up in what appeared to be a control room and then ordered for a more thorough search of the complex. After giving a sit-rep to brigade, a young Lie Bing appeared in the open doorway and said, “Sir, we have found a concealed elevator.” Handing the headset back to the radio operator, Gong said, “Show me.” The private led Gong down a gloomy corridor. A low moaning was the only evidence of the storm outside; it followed them everywhere. At the end of the corridor, a door was being held open by another Lie Bing. Torchlight could be seen beyond. He paused to glance at the door. It appeared featureless and, when closed, would blend into the wall with only mere cracks to betray its existence. “Good work,” he said to no one in particular and then stepped across the threshold. He entered a small annex which was lit by the flashlights of two soldiers. The senior, an Ir Ji Shi Guan (sergeant), turned away from the closed elevator doors to acknowledge his commanding officer. “Sir, we stumbled upon this room quite by accident. We’re just waiting for a crowbar to get this elevator open – it’s going to take a little longer to get a generator up and running.” Gong nodded and surveyed the dark, dusty room. It was bare and grey, like the rest of the installation with only one small engraved plaque on the wall beside the elevator call button. His Russian was poor, but he managed to decipher the words: RESTRICTED: LEVEL FIVE CLEARANCE ONLY. “I want to know what is down there,” he said, his thoughts suddenly filled with hidden secrets and an imminent promotion. Once the elevator doors had been prized open, the Sergeant swept the empty carriage with his flashlight then stepped inside. Glancing around, he said, “Looks like just a single sub-level.” Just then the panel lit up and an internal light winked on. “We’ve got some power by the looks of it.” Gong nodded toward a light switch, which the private by the door flicked on. The strip light above them flashed several times then stabilised. He smiled, pleased with both himself and the efficiency of his men. “Take Zhang with you and scout out the 22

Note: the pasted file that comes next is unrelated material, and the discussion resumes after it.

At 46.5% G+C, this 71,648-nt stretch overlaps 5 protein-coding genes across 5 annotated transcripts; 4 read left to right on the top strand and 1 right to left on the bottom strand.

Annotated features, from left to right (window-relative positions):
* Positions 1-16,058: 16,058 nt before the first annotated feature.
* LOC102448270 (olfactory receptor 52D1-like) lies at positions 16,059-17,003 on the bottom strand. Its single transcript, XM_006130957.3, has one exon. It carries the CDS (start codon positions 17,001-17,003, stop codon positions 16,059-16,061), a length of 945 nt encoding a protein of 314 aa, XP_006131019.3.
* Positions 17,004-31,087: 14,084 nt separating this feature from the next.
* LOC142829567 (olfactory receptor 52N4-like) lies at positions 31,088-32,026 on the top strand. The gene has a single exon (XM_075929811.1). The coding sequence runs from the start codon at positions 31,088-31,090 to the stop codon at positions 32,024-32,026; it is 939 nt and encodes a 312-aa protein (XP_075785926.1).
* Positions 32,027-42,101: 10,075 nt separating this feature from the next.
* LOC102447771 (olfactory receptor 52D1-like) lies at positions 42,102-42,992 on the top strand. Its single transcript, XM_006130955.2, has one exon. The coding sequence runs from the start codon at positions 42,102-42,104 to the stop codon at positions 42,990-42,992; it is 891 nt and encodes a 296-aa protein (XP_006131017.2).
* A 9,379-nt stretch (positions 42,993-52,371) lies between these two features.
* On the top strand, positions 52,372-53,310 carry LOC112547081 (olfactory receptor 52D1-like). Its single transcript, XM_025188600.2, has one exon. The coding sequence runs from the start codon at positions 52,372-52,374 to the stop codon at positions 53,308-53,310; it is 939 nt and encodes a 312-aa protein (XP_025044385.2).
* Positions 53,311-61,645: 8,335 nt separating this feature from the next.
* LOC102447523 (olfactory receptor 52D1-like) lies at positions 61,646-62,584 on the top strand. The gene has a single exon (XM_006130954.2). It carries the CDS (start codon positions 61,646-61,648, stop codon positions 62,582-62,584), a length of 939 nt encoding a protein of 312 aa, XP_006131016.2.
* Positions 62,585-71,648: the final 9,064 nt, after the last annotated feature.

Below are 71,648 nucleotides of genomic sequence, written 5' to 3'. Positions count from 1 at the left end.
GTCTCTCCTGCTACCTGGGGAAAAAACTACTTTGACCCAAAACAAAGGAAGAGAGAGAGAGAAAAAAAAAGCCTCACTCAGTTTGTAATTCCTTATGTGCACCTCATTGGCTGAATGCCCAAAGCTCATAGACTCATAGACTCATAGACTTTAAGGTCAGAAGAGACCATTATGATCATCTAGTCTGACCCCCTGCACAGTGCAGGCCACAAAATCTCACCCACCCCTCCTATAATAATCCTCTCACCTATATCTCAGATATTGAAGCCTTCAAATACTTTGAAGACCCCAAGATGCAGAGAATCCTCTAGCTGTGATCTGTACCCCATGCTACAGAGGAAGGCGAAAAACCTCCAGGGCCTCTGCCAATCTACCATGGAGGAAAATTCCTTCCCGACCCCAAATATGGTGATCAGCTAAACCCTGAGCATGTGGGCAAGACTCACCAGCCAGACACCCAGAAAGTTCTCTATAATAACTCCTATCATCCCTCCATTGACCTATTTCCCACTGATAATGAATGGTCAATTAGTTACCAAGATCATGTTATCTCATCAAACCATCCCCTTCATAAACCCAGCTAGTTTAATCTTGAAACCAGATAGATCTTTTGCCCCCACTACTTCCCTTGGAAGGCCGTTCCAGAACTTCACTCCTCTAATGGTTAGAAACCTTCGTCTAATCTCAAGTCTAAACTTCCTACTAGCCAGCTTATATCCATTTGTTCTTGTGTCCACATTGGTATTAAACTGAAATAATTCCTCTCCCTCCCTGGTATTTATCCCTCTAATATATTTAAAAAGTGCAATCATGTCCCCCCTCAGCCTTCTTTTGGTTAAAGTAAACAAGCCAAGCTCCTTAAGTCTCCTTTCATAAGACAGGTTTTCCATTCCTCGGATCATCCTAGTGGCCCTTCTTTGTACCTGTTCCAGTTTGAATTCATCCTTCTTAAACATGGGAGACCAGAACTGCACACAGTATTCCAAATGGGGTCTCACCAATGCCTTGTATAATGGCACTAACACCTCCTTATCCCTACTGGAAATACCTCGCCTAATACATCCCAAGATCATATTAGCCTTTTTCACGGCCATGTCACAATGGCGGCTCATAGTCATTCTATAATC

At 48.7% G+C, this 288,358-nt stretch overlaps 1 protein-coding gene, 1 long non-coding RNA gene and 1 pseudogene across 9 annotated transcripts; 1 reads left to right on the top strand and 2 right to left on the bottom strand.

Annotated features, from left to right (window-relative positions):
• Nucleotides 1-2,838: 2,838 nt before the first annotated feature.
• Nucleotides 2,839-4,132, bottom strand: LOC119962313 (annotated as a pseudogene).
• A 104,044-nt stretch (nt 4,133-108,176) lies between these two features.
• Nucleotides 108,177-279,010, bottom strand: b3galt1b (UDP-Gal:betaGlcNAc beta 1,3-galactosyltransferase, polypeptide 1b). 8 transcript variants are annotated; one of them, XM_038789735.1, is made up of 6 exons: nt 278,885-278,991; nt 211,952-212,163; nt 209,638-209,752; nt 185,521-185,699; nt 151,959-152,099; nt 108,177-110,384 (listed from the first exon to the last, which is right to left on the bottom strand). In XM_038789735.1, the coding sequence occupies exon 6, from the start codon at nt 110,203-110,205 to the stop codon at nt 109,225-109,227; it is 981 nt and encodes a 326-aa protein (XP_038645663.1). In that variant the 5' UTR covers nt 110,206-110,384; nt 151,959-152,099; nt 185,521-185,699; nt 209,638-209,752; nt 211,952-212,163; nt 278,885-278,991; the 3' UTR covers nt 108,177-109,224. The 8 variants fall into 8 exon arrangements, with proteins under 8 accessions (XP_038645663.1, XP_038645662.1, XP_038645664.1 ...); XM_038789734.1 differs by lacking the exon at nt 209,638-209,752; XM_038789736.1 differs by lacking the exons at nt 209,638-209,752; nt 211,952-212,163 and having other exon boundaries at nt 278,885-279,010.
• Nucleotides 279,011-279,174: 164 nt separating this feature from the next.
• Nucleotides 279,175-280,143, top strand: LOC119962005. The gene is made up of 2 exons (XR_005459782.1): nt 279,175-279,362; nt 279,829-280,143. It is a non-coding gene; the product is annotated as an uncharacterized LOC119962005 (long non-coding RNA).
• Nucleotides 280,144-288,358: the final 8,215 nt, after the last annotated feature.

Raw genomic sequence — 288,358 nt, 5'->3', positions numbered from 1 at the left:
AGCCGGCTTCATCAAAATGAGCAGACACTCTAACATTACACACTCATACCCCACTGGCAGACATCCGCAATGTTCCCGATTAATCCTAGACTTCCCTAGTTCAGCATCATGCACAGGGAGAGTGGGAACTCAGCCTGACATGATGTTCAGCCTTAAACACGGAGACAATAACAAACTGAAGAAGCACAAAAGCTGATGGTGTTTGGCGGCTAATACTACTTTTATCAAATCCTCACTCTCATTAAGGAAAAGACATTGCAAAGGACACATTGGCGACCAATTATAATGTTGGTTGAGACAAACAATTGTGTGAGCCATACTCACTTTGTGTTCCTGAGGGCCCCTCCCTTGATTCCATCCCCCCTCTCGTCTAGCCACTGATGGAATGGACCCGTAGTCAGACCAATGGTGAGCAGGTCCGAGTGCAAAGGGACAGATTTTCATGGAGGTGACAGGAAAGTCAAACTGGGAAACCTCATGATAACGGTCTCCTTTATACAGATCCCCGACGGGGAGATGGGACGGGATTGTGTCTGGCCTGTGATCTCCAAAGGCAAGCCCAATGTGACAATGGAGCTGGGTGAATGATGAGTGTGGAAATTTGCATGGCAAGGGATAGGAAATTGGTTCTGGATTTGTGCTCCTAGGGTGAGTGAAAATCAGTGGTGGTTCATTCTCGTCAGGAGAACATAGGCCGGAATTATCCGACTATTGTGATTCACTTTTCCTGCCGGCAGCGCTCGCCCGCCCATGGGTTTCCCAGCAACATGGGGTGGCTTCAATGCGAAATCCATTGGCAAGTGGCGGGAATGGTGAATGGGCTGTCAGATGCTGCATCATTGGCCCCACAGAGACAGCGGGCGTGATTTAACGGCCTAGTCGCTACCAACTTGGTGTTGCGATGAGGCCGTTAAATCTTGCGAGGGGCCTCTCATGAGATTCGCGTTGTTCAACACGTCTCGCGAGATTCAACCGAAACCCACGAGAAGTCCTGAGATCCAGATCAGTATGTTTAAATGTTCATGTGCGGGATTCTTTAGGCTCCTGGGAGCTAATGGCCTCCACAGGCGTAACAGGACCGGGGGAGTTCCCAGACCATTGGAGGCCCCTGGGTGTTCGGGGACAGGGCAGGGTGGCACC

lower level. Once secure, let me know.” The Sergeant nodded and waved for a private to join him in the carriage. He shrugged his CAR95 carbine off his shoulder before pressing the button. The minutes ticked by, painfully slow, before a grinding and clunking noise signalled the return of the carriage. The Sergeant was alone. “It is a laboratory, Sir. Classified material by the look of it. My guess is biological research.” Brigade was extremely happy with the find. Wang Gejun himself came onto the radio to congratulate Gong and his unit. His new orders were for Gong to hold the position. He was going to despatch an additional company, along with an intelligence unit to properly investigate the find. While his junior officers oversaw the fortification of their position and the deployment of patrols, Gong descended alone in the clanking elevator. Many of the overhead lights were no longer working, but there were enough to take the edge off the gloom. With his hands behind his back, he strolled past the soldier standing guard to one side of the elevator doors through an office/security area. A thick glass-fronted airtight door that had been wedged open led him into a small room with air vents in the ceiling and lockers on the wall, some open and containing chemical suits. An identical door lay open in front of him. He paused with a boot on the threshold. A look of uncertainty flashed momentarily across his face. It was gone as quickly as it had surfaced. He stepped into a central administration room where several laboratory pods ran off like tentacles, all normally sealed with airtight doors like those that he had already passed through. All the doors had been jammed open to allow easy access. The room still held several dust-covered computers – beige and ancient-looking; probably only with the same processing power as a calculator in this day and age. On the desks with them and scattered across the floor were browning papers and folders. In between each lab entrance were filing cabinets, racks and storage lockers. Crossing to the nearest cabinet, he pulled open 23